The International Court of Justice on on Dec. 16 recognized Costa Rica's sovereignty over a 2.5-square-kilometer disputed territory on the border with Nicaragua, one of the main claims fought over by the two countries at The Hague-based court. "The sovereignty over the disputed territory belongs to Costa Rica," Justice Ronny Abraham stated. The ruling found that an artificial canal opened by Nicaragua in 2010 through Isla Calero, also called Isla Portillos or Harbour Head Island, was within Costa Rican territory and not part of the common border between the two countries. Justices also unanimously found that Nicaragua violated Costa Rican territory by invading Isla Calero with military personnel, by dredging canals in Costa Rican territory, and by violating Costa Rica’s navigation rights on the Río San Juan. Nicaragua was ordered to compensate Costa Rica for damage caused to its territory.
French special forces, as part of the ongoing Operation Barkhane, carried out a raid in northern Mali over the weekend, targeting the jihadist group al-Murabitoon. According to the French Ministry of Defense, the raid "neutralized 10 terrorists"—with "neutralized" usually serving as a euphemism for killed. The town of Menaka, in the Gao region, was taken over by the Movement for Oneness and Jihad in West Africa (MUJAO) in 2012, which is now said to be one of al-Murabitoon's constituent groups. MUJAO was driven from Gao in the 2013 French intervention but has continued to wage an insurgency in the region. In April, al-Murabitoon launched a suicide assault on the nearby town of Ansongo, killing three civilians and wounding 16 others including nine Nigerien peacekeepers. (Long War Journal, Dec. 23)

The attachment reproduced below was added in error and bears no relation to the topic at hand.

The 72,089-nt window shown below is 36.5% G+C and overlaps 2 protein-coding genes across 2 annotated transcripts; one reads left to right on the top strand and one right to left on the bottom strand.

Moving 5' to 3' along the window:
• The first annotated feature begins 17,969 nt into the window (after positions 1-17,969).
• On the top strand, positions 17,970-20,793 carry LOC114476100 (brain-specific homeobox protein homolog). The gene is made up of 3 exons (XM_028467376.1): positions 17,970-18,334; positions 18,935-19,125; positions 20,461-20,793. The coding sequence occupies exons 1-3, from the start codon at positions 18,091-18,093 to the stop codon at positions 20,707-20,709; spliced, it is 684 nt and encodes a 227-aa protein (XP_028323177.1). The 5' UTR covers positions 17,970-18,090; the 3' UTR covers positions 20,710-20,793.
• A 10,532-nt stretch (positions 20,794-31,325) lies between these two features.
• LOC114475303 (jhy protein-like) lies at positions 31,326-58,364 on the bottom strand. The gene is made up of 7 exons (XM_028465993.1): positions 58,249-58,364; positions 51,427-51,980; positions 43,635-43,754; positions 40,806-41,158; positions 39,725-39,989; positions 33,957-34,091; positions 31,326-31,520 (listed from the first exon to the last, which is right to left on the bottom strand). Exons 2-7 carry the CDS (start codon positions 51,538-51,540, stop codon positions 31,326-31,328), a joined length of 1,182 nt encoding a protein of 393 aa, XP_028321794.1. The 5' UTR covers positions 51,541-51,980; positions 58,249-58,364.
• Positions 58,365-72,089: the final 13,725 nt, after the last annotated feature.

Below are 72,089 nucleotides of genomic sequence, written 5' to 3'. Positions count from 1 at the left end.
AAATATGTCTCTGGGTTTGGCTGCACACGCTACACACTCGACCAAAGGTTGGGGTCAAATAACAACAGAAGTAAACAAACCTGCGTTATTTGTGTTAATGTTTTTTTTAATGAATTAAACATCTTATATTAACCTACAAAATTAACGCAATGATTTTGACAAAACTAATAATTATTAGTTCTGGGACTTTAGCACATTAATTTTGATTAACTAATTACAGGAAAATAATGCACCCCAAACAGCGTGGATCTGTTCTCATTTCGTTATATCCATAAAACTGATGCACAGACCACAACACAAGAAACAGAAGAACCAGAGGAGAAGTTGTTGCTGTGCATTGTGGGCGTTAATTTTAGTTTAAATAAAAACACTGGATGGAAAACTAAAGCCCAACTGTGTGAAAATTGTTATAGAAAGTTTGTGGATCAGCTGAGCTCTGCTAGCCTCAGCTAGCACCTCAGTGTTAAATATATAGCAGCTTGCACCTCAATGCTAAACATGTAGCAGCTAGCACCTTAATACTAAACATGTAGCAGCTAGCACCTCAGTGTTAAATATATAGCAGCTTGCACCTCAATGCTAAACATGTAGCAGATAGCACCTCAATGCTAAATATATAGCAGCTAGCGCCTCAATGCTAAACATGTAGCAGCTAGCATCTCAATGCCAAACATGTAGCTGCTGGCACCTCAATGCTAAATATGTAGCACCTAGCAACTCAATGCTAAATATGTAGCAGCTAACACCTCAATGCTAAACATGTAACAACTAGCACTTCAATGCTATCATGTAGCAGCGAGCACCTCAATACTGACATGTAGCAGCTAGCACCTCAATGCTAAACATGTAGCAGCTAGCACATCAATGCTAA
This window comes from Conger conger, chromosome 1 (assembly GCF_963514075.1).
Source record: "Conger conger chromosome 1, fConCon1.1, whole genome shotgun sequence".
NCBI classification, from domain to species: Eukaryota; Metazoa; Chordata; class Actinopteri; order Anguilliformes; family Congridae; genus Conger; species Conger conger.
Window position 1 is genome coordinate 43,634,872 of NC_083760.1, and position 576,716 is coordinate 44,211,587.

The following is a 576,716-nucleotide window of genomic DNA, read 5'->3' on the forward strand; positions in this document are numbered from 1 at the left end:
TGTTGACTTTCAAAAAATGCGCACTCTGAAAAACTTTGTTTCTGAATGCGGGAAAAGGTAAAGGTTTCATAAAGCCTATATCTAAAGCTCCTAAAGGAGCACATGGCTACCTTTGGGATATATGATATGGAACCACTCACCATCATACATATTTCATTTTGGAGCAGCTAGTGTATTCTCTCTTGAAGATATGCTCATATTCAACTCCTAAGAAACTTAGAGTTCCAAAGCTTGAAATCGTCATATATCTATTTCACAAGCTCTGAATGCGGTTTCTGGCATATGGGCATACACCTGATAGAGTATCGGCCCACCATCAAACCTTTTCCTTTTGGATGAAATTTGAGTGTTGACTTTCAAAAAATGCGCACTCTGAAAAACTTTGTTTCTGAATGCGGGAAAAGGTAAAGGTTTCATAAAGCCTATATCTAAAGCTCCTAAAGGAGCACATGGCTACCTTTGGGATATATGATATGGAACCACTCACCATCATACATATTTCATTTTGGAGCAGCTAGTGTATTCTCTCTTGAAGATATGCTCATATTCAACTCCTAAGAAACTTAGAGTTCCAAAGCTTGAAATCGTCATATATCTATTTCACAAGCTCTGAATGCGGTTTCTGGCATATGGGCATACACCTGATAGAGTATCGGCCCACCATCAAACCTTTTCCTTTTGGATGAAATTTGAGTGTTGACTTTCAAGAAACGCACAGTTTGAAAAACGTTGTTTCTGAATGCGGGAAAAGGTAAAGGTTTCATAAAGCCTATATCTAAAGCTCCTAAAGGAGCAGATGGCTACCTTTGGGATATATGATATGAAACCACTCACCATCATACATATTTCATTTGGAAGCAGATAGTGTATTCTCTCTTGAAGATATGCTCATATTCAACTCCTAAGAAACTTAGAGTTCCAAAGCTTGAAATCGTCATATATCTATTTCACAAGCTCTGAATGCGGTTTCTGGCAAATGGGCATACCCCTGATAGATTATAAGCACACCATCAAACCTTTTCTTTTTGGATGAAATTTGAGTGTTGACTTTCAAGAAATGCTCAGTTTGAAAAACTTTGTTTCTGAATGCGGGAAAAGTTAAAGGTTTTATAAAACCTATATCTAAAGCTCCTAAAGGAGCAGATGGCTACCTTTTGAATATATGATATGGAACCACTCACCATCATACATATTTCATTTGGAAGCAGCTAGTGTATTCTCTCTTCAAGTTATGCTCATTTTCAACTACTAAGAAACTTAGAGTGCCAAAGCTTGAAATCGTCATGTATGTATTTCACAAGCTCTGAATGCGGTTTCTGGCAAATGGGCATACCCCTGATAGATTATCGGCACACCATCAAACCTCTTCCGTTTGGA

Human Rights Watch on Dec. 22 rejected a recently signed transitional justice deal between Colombia's government and FARC rebels, claiming it "sacrifices victims' right to justice" in efforts to make peace. According to the global rights organization, "the agreement sets out a regime of sanctions to be used by the tribunal that do not reflect accepted standards of appropriate punishment for grave violations." Consequently, the deal makes it "virtually impossible that Colombia will meet its binding obligations under international law to ensure accountability for crimes against humanity and war crimes."
On Dec. 9, informal gold-miners in Peru's southern rainforest region of Madre de Dios suspended a paro or civil strike they had launched more than two weeks earlier. Leaders of the Alliance of Federations said they would call off the strike as talks were underway with a team from Peru's cabinet, the Council of Ministers, that arrived in the remote region that day. Since Nov. 23, regional capital Puerto Maldonado had been paralyzed by protesters demanding the national government drop its new plan to crack down on illegal mining and logging operations. Specifically, they sought the overturn of Supreme Decree 013-2015—which would supervise and control the sale of chemicals that can be used for illegal mining—and Supreme Decree 1220, a measure that seeks to fight against illegal logging. Talks are to center around establishing a "Table for Sustainable Development" in the region, coordinating national policy with popular organizations.